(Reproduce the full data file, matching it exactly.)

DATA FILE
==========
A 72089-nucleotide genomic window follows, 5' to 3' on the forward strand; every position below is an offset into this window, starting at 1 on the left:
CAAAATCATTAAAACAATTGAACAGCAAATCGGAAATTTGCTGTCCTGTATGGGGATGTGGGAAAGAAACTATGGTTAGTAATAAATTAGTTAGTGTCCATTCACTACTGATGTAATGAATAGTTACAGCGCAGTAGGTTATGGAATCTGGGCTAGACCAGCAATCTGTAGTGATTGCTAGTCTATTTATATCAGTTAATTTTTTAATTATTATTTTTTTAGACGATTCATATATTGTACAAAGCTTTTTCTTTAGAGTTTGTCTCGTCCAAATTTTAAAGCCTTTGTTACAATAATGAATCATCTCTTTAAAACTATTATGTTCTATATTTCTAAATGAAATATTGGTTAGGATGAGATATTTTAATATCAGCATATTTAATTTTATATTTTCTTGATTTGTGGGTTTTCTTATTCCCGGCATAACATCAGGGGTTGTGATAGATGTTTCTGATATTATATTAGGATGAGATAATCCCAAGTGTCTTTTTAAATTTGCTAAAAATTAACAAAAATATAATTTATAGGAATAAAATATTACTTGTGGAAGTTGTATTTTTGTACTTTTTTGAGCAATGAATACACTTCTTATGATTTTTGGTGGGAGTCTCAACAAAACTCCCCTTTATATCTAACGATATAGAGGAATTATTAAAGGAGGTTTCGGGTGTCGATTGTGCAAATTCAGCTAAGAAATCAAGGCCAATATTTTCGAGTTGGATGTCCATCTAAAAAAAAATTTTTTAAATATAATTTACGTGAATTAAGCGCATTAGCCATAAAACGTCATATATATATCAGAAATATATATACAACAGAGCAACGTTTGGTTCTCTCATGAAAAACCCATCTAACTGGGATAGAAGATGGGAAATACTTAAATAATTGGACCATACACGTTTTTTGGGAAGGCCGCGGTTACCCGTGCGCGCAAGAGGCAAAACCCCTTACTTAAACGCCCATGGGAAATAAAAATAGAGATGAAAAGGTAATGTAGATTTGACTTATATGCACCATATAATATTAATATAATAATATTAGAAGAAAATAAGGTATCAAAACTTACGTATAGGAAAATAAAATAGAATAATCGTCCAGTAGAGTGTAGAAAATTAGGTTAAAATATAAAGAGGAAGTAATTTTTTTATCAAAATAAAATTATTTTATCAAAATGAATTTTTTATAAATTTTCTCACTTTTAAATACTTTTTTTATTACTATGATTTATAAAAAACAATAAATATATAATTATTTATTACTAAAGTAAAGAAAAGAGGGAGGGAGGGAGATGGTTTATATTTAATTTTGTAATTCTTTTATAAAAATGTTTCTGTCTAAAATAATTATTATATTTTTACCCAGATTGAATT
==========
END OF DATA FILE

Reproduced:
A 72089-nucleotide genomic window follows, 5' to 3' on the forward strand; every position below is an offset into this window, starting at 1 on the left:
CAAAATCATTAAAACAATTGAACAGCAAATCGGAAATTTGCTGTCCTGTATGGGGATGTGGGAAAGAAACTATGGTTAGTAATAAATTAGTTAGTGTCCATTCACTACTGATGTAATGAATAGTTACAGCGCAGTAGGTTATGGAATCTGGGCTAGACCAGCAATCTGTAGTGATTGCTAGTCTATTTATATCAGTTAATTTTTTAATTATTATTTTTTTAGACGATTCATATATTGTACAAAGCTTTTTCTTTAGAGTTTGTCTCGTCCAAATTTTAAAGCCTTTGTTACAATAATGAATCATCTCTTTAAAACTATTATGTTCTATATTTCTAAATGAAATATTGGTTAGGATGAGATATTTTAATATCAGCATATTTAATTTTATATTTTCTTGATTTGTGGGTTTTCTTATTCCCGGCATAACATCAGGGGTTGTGATAGATGTTTCTGATATTATATTAGGATGAGATAATCCCAAGTGTCTTTTTAAATTTGCTAAAAATTAACAAAAATATAATTTATAGGAATAAAATATTACTTGTGGAAGTTGTATTTTTGTACTTTTTTGAGCAATGAATACACTTCTTATGATTTTTGGTGGGAGTCTCAACAAAACTCCCCTTTATATCTAACGATATAGAGGAATTATTAAAGGAGGTTTCGGGTGTCGATTGTGCAAATTCAGCTAAGAAATCAAGGCCAATATTTTCGAGTTGGATGTCCATCTAAAAAAAAATTTTTTAAATATAATTTACGTGAATTAAGCGCATTAGCCATAAAACGTCATATATATATCAGAAATATATATACAACAGAGCAACGTTTGGTTCTCTCATGAAAAACCCATCTAACTGGGATAGAAGATGGGAAATACTTAAATAATTGGACCATACACGTTTTTTGGGAAGGCCGCGGTTACCCGTGCGCGCAAGAGGCAAAACCCCTTACTTAAACGCCCATGGGAAATAAAAATAGAGATGAAAAGGTAATGTAGATTTGACTTATATGCACCATATAATATTAATATAATAATATTAGAAGAAAATAAGGTATCAAAACTTACGTATAGGAAAATAAAATAGAATAATCGTCCAGTAGAGTGTAGAAAATTAGGTTAAAATATAAAGAGGAAGTAATTTTTTTATCAAAATAAAATTATTTTATCAAAATGAATTTTTTATAAATTTTCTCACTTTTAAATACTTTTTTTATTACTATGATTTATAAAAAACAATAAATATATAATTATTTATTACTAAAGTAAAGAAAAGAGGGAGGGAGGGAGATGGTTTATATTTAATTTTGTAATTCTTTTATAAAAATGTTTCTGTCTAAAATAATTATTATATTTTTACCCAGATTGAATT